For many, Valentine's Day is a fun time to send or receive flowers, chocolates, and cards. For those with deeper relationships, it's a time to rededicate one’s love to a special person. But when your loved one has passed away, the arrival of February 14th may bring only sorrow. Yet, says author Joni Aldrich, most grief counseling focuses on the holidays in December, not this one in February.
"If you find yourself alone on February 14th after years of celebrating with someone you loved very much, the void you feel can be overwhelming," points out Aldrich, author of The Losing of Gordon: A Beacon Through the Storm Called "Grief" from Cancer Lifeline Publications. "It's difficult to see happy couples all around you when all you can think about is the person you have lost."
Aldrich speaks from experience, since she knows firsthand the pain of grief. In 2006, she lost her husband Gordon after a two-year battle with cancer.
Aldrich still finds the holiday hard to endure, even though it's been three years since her husband died. And she's not alone. If you are facing Valentine's Day by yourself, perhaps for the first time, Aldrich offers some thoughts that might make the day easier to navigate.
Prepare in advance. Maybe it's true that ignorance is bliss, but even if you wanted to forget this holiday, our consumer-driven culture won't let you. According to Aldrich, ignoring February 14th will only work until you see displays of Valentine's cards in stores. “Survival requires looking deep inside yourself to determine what you might do to make this holiday less painful,” she said. “There is no secret formula – we're all different – but try to focus on the fact that it's just one day."
Know what to avoid. It's important to stay integrated into the outside world, and to remember the traditions you and your sweetheart shared – but Valentine's Day might not be the best time to do either.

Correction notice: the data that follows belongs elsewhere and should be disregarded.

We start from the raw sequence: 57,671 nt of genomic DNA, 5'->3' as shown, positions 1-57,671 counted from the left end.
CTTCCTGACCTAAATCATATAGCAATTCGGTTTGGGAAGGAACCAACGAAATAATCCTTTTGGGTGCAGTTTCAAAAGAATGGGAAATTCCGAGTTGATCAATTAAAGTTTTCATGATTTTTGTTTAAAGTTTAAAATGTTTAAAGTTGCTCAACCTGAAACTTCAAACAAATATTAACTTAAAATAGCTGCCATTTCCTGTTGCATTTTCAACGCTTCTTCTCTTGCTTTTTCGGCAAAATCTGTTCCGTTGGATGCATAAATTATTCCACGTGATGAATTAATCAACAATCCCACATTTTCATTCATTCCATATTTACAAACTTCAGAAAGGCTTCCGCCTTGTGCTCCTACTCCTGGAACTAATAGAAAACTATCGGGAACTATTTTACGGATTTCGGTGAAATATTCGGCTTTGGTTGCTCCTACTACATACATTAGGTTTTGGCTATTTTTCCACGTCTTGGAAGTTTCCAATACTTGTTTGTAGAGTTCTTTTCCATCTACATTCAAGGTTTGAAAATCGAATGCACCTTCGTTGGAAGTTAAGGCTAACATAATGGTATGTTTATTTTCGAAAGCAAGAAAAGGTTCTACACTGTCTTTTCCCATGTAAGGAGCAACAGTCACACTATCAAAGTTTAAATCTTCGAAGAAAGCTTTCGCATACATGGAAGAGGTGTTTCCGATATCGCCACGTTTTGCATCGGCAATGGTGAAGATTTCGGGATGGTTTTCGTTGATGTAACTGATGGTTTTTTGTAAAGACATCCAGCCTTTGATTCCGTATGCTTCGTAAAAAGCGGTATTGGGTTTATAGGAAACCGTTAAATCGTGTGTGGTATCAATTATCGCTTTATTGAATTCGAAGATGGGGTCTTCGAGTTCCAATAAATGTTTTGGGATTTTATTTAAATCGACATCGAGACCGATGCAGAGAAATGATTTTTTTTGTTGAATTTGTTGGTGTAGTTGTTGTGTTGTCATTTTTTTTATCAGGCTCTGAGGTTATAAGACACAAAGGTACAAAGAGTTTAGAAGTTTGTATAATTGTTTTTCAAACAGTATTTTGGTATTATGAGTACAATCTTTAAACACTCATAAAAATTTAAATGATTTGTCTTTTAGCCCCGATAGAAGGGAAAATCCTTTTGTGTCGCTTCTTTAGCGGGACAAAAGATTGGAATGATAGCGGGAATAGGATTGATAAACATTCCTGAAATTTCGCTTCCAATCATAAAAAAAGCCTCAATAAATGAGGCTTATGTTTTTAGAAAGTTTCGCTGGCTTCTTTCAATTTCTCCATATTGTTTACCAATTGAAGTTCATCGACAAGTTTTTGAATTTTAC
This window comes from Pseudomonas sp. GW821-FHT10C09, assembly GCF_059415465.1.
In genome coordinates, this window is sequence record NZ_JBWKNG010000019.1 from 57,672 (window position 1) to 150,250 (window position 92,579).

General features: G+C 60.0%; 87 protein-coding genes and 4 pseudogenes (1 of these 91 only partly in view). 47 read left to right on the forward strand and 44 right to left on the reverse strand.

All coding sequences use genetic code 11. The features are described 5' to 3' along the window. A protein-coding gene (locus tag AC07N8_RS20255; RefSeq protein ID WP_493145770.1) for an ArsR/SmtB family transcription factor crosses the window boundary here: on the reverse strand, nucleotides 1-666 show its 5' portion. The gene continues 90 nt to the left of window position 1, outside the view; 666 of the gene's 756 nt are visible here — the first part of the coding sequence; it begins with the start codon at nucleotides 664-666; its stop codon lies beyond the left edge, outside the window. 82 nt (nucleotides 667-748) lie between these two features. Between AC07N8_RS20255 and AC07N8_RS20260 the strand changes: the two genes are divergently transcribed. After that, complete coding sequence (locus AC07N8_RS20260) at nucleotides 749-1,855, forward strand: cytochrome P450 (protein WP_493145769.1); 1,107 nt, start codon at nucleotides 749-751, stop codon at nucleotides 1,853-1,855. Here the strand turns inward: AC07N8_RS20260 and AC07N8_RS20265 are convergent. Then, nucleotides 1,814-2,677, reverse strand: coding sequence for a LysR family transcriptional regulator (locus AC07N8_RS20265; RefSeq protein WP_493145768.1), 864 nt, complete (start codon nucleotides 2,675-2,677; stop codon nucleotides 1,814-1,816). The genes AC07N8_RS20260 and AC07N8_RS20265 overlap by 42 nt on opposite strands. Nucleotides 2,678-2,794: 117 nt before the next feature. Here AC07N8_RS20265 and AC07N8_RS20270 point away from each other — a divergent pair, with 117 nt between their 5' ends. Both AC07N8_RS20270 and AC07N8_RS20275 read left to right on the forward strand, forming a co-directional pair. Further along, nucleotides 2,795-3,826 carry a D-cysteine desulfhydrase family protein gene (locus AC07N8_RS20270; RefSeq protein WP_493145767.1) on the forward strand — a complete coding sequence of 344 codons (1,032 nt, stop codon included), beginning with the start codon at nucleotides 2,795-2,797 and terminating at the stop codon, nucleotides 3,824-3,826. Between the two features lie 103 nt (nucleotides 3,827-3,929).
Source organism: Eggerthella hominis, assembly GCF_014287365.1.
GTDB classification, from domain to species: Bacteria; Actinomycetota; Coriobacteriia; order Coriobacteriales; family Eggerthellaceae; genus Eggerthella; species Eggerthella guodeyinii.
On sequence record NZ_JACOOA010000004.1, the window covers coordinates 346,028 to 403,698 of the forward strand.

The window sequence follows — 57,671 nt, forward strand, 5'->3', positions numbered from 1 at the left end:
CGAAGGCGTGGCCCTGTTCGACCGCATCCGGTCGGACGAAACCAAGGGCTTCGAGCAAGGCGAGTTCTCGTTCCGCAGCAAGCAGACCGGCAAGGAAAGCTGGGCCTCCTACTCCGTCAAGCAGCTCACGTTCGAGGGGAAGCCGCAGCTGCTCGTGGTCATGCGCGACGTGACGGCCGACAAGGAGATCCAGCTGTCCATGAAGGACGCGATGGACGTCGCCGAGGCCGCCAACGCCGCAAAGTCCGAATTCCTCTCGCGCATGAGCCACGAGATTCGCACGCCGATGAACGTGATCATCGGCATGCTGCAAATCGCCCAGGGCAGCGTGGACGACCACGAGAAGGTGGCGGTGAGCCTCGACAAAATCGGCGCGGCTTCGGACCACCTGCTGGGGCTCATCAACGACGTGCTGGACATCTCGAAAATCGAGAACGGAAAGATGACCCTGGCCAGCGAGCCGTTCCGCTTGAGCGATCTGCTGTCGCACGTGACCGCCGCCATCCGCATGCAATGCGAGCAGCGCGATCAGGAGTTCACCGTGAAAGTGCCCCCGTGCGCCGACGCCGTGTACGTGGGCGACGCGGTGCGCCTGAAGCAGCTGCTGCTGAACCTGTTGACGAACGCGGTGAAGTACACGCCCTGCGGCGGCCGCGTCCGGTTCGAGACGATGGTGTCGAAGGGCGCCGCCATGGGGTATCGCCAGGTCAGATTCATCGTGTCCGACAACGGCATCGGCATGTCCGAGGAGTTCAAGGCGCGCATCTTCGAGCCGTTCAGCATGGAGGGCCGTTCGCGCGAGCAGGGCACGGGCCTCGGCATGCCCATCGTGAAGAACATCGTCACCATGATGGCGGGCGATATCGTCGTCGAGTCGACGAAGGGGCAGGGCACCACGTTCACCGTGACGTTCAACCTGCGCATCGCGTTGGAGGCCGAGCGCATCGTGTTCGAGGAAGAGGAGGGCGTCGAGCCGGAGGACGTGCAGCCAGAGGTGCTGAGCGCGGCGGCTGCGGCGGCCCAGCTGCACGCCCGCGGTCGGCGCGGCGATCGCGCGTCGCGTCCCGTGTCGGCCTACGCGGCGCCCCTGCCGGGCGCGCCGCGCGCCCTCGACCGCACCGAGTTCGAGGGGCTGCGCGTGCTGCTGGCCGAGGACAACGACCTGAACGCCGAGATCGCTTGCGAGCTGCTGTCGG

"Stay away from restaurants," Aldrich advised. "The empty place across the table will cast a pall on any pleasant feelings you've managed to work up. Along those lines, avoid any of the 'old favorites' that might be painful. Order take-out or cook at home, but don't fix that special dinner you used to make with the person you loved."
Stay busy. Chances are you've heard such advice as: "Get out of the house! He wouldn't want you to stop living your own life." Such insights are underpinned with truth. Try to plan an activity that will take your mind off your grief. "Schedule some quality time with friends and family," Aldrich recommended. "Play some board or card games rather than watching movies, unless there isn't a hint of romance in them.” She also suggested focusing on a new project that you really enjoy, such as redecorating.
Allow the emotions to come. Remember that grief never fits into a timetable, and that it's unhealthy to pretend that everything's okay when it's not. No matter how prepared you think you are, grief can still bowl you over. "Remember that it's okay to cry,” Aldrich said. “Let the emotions come – just try to keep them from overwhelming you. Depending on how you feel, you might write a love poem or letter to the one whom you are grieving. The point is that it's okay to remember those whom you loved and lost."
Turn your love to other treasures. Although Valentine's Day is marketed to lovers, it isn't limited to them. February 14th is a time to focus on others you love, such as children and grandchildren and friends. "Love comes in many different kinds of relationships," Aldrich observed. "Why not buy a box of the old, simple Valentines you distributed as a child and send one to each of your friends? Every day is a good day to tell those whom you love how you feel. And don't forget to love yourself in the process."
While Aldrich has rebuilt her life and moved on, her memories of Valentine's Days past with Gordon continue to hold a special place in her heart. "As much as possible," she concluded, "try to focus on all of the blessings you still have in your life, and on all of the love that you still enjoy."
Do you have a coping technique for dealing with grief that you would like to share?